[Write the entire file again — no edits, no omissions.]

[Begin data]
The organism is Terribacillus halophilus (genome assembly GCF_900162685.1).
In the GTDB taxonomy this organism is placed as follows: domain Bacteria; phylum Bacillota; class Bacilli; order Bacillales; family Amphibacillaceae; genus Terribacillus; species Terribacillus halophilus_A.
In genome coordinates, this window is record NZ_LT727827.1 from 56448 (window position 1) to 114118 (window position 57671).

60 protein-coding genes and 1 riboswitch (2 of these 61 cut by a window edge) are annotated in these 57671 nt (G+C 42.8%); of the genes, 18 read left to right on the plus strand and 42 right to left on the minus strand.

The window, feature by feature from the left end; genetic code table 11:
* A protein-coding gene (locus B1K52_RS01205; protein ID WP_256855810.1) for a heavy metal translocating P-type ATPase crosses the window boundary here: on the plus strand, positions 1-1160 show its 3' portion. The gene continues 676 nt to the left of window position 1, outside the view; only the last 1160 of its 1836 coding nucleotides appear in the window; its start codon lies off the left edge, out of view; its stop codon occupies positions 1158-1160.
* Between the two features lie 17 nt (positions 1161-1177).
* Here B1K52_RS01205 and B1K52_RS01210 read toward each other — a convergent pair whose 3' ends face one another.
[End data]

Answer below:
The organism is Terribacillus halophilus (genome assembly GCF_900162685.1).
In the GTDB taxonomy this organism is placed as follows: domain Bacteria; phylum Bacillota; class Bacilli; order Bacillales; family Amphibacillaceae; genus Terribacillus; species Terribacillus halophilus_A.
In genome coordinates, this window is record NZ_LT727827.1 from 56448 (window position 1) to 114118 (window position 57671).

60 protein-coding genes and 1 riboswitch (2 of these 61 cut by a window edge) are annotated in these 57671 nt (G+C 42.8%); of the genes, 18 read left to right on the plus strand and 42 right to left on the minus strand.

The window, feature by feature from the left end; genetic code table 11:
* A protein-coding gene (locus B1K52_RS01205; protein ID WP_256855810.1) for a heavy metal translocating P-type ATPase crosses the window boundary here: on the plus strand, positions 1-1160 show its 3' portion. The gene continues 676 nt to the left of window position 1, outside the view; only the last 1160 of its 1836 coding nucleotides appear in the window; its start codon lies off the left edge, out of view; its stop codon occupies positions 1158-1160.
* Between the two features lie 17 nt (positions 1161-1177).
* Here B1K52_RS01205 and B1K52_RS01210 read toward each other — a convergent pair whose 3' ends face one another.